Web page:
As a day trader trading stocks, you are always looking for high-probability, low-risk trades. It is better to wait for one good trade than five wishy-washy, low probability trades. You don't want to depend on luck because that's gambling, not professional day trading.
The truncated price swing strategy is a great method as long as you only trade on significant pullbacks. You are looking for higher highs and higher lows for a long trade and lower highs and lower lows for a short trade.
Patience wins the day.
Sometimes the price may reach for the previous high or low several times before moving off in a clear direction. This price action can indicate market uncertainty. But if the price continually fails to reach the previous price point, watch and wait.
How Do I Day Trade Stocks Using Price Action?
Price action always maps out on the chart.
Trade what you see rather than what you want to see.
Always look at both options for a trade and be prepared to change your mind according to price action. For instance, if you focus on a buy, you may fail to see a signal for a sell and the same principle if you are looking for a sell.
Be non-commital other than 100% focus on the price action.
- Look for trades with big movement – this indicates buyer or seller sentiment. When price action has momentum, you can ride the pullbacks until the price becomes exhausted or hits a support or resistance zone
- Look for slow, choppy pullbacks – if the price has zoomed up to a new high but then dropped back down equally as fast, avoid this trade. You want to see that the price is having difficulty coming back to a previous price zone.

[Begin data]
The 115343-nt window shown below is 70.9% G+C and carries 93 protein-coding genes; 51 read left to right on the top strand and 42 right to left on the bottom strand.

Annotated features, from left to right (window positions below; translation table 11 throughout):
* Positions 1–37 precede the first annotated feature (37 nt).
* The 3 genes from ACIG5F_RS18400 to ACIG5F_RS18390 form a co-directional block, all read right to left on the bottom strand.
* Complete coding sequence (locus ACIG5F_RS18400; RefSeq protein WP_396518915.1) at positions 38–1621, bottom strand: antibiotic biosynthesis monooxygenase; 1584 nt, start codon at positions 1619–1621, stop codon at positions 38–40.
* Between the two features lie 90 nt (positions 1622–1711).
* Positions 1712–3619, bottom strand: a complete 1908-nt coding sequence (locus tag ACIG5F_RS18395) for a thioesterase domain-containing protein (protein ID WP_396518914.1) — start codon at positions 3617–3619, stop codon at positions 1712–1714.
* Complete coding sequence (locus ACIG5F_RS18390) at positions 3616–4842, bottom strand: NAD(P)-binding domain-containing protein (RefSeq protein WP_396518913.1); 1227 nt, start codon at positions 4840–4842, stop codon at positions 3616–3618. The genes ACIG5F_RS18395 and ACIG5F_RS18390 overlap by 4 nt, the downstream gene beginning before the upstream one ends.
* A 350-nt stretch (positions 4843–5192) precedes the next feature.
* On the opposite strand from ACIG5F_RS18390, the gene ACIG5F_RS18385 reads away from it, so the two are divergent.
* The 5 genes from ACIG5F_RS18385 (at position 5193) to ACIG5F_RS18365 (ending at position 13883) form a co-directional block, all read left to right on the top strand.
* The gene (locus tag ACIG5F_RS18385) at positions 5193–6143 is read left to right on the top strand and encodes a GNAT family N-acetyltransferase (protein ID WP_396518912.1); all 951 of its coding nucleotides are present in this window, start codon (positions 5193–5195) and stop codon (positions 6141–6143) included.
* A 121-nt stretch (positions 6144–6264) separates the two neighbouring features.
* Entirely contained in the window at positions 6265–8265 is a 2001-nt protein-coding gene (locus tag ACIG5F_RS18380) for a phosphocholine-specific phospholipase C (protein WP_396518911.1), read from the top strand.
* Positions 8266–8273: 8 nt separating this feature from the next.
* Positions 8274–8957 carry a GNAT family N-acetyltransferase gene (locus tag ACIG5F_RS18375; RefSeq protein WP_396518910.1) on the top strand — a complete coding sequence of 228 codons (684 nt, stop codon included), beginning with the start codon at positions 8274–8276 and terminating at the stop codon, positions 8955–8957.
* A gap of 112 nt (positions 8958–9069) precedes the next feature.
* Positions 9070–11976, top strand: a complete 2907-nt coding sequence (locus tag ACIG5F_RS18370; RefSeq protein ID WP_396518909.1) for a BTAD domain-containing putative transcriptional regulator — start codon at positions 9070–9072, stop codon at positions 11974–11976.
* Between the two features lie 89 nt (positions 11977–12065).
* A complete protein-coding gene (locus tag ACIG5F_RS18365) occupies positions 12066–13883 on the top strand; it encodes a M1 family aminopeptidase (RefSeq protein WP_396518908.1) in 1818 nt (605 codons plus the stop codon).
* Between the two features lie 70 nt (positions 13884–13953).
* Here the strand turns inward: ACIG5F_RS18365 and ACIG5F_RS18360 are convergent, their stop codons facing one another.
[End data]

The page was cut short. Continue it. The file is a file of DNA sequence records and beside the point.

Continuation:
For instance, if a stock had risen sharply from $12 to $13.50 but then had crashed back to $12.25, it could be a false breakout.
But, if the price takes time to get back to $12.25, it shows a conflict between buyers and sellers. You observe this as choppy movement on the chart. It's an indication that buying pressure may be stronger than selling pressure.
- Wait for consolidation – FOMO can be an issue for new day traders. But, waiting for a 3-minute consolidation can prevent you from getting into a lot of losing trades. When learning to day trade stocks in less than two hours, it is crucial to build your trading confidence. A string of needless losses will damage your confidence and lead to future hesitation in taking trades.
In day trading, price action can change in less than a minute.
Using Tick Charts for Day Trading
Some day traders use tick charts for day trading.
Tick charts are data-based interval charts that prints a bar at the end of a set data interval. These charts are unlike a typical chart based on time, such as 5-minute, 15-minute candles etc.
Tick charts show a set number of transactions so that traders can collect information about market action and order flow.
A tick bar is created every 200 or 500 ticks or whatever your settings. A bar isn't complete until it has filled up. Then it will open a new bar, which gives you the chance to assess order flow.
If you trade multiple stocks, one drawback is you may need to adjust the tick chart for each stock as they vary by stock and ETF, which means the results could be more subjective.
You will be waiting to see a pause on the tick chart to assess when to enter a trade.
A 500 tick chart will form 500 tick bars. That bar may fill in minutes or a few hours, depending on order flow, or it could take days.
The above image shows an 800 tick chart on a high volume day. Each bar is 800 transactions.
It is easy to read the subtle shifts on the chart. If liquidity is low, you can drop down to a 500 tick chart.
Compare with the below 1-minute chart, which shows a lot less information
A tick chart is somewhat like Renko blocks in Forex trading.
Placing Day Trading Orders for Stocks in the Real World
You now know where to place your trade entries, stop losses and trade targets. Your stop loss should be a market order. When the price hits the target, your order executes at whatever market price is available.